Identification and Mapping of Riparian Vegetation in Eastern North Carolina by Remotely Sensed Data

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Title: Identification and Mapping of Riparian Vegetation in Eastern North Carolina by Remotely Sensed Data
Author: Pala, Okan
Advisors: Siamak Khorram, Committee Chair
Hugh Devine, Committee Member
Heather Cheshire, Committee Member
Abstract: The study of riparian buffer zones, the areas surrounding streams, is important in understanding water quality, nutrient cycles, and erosion and sedimentation deposition processes. In this work, we mapped and identified riparian zone vegetation along streams within the Neuse River Basin of Eastern North Carolina using Digital Orthophoto Quarter Quadrangles (DOQQs) that were created using National Aerial Photography Program (NAPP) 1:40,000-scale color infrared aerial (CIR) photography. The main objectives of this study were to create a comprehensive riparian buffer zone database and evaluate the use of high spatial resolution data for riparian buffer zone characterization. The database contains both image data and the attributes that were used for riparian vegetation analysis. These attributes include percent vegetation coverage, vegetation type, stream width, and shaded areas. The nature of the Neuse River Basin, which contains three main land cover categories; agricultural, urban, and forest in close proximity to streams, is used to demonstrate the predicting the effectiveness of land-use legislation on water quality. Our results indicate that streams passing through agriculturally dominated landscapes have smaller vegetation buffers than streams flowing through other land-cover types. Additionally, we found higher levels of agricultural activity near first-order streams. Together, these two findings suggest that first-order streams may be more likely to contribute to water contamination. Overall results indicate that detailed buffer zone characteristics can be adequately mapped and monitored using digital CIR aerial photography. This allows researchers to study important stream water quality issues without extensive fieldwork, reducing the time and cost of these types of studies.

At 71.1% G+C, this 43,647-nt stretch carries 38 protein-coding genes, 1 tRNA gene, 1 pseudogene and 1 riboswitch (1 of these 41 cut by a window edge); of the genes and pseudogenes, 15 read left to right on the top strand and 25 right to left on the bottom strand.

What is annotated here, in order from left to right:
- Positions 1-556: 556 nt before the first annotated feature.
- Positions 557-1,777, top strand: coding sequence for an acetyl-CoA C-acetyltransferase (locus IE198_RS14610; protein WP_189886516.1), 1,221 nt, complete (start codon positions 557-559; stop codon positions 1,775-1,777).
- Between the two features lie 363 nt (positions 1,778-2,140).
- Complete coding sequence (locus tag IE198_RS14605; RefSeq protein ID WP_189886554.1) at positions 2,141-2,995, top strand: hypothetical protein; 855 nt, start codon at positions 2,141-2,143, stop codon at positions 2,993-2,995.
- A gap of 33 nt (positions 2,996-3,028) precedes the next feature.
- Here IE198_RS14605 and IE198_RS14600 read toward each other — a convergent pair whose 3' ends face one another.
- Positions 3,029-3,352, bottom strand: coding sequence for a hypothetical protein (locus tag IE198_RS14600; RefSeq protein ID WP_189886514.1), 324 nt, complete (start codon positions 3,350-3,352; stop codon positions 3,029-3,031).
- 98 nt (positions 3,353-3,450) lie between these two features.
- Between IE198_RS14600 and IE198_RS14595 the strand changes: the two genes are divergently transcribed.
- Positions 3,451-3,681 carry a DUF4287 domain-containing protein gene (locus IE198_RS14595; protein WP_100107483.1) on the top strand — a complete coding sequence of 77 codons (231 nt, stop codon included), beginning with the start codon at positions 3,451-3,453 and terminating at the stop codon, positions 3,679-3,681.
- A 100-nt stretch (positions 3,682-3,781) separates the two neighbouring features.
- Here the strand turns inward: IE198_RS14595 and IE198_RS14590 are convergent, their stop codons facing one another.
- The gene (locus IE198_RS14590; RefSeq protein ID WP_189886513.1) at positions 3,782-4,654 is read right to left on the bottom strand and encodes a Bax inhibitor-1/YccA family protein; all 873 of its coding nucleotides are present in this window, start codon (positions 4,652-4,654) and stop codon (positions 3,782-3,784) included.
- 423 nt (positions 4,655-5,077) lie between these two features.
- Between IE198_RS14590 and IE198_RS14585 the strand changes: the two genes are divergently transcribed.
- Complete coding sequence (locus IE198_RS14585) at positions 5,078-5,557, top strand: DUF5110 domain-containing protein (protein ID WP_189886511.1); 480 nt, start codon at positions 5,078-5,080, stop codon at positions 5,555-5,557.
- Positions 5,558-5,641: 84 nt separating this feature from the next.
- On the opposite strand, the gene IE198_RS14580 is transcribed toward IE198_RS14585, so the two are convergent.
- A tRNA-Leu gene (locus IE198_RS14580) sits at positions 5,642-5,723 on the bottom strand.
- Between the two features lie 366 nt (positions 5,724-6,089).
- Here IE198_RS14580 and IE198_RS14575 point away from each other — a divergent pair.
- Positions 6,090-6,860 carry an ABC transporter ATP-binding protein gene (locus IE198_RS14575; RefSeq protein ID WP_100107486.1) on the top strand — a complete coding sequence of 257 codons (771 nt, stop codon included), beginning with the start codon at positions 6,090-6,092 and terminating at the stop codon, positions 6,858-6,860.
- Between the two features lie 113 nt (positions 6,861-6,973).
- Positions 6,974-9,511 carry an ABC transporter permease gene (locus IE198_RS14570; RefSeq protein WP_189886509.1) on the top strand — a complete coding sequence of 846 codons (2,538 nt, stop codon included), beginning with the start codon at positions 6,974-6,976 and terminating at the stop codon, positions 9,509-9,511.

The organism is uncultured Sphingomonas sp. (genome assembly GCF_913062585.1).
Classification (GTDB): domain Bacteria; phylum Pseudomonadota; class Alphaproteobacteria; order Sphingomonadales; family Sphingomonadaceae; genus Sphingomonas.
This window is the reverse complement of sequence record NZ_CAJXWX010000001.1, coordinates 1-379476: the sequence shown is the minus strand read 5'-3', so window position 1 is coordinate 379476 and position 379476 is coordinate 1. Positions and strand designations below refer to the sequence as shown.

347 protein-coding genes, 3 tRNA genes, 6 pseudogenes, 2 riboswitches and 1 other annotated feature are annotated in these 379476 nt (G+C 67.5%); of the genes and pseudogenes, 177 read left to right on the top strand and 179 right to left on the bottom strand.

Date: 2005-12-07
Degree: MS
Discipline: Forestry

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